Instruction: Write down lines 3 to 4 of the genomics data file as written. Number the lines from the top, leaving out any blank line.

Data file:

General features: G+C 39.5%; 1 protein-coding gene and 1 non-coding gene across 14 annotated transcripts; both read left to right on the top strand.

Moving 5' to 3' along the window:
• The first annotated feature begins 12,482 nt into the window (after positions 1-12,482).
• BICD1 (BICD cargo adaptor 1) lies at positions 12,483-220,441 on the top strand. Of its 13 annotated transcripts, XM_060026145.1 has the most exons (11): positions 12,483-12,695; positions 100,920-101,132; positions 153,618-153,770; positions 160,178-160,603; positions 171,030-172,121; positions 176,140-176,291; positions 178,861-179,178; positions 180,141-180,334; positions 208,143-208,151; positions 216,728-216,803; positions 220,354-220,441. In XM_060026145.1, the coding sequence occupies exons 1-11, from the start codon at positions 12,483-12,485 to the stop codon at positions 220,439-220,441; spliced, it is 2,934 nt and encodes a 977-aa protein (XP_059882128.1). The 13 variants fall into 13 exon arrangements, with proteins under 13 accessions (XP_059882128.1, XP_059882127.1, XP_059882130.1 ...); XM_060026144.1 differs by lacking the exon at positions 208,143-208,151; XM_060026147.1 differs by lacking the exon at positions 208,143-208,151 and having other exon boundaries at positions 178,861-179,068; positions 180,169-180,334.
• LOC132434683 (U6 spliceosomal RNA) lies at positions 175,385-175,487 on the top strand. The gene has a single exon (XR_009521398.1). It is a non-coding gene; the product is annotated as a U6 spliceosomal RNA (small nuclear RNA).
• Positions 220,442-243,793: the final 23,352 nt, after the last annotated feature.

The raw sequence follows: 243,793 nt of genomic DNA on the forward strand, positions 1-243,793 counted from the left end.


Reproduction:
• The first annotated feature begins 12,482 nt into the window (after positions 1-12,482).
• BICD1 (BICD cargo adaptor 1) lies at positions 12,483-220,441 on the top strand. Of its 13 annotated transcripts, XM_060026145.1 has the most exons (11): positions 12,483-12,695; positions 100,920-101,132; positions 153,618-153,770; positions 160,178-160,603; positions 171,030-172,121; positions 176,140-176,291; positions 178,861-179,178; positions 180,141-180,334; positions 208,143-208,151; positions 216,728-216,803; positions 220,354-220,441. In XM_060026145.1, the coding sequence occupies exons 1-11, from the start codon at positions 12,483-12,485 to the stop codon at positions 220,439-220,441; spliced, it is 2,934 nt and encodes a 977-aa protein (XP_059882128.1). The 13 variants fall into 13 exon arrangements, with proteins under 13 accessions (XP_059882128.1, XP_059882127.1, XP_059882130.1 ...); XM_060026144.1 differs by lacking the exon at positions 208,143-208,151; XM_060026147.1 differs by lacking the exon at positions 208,143-208,151 and having other exon boundaries at positions 178,861-179,068; positions 180,169-180,334.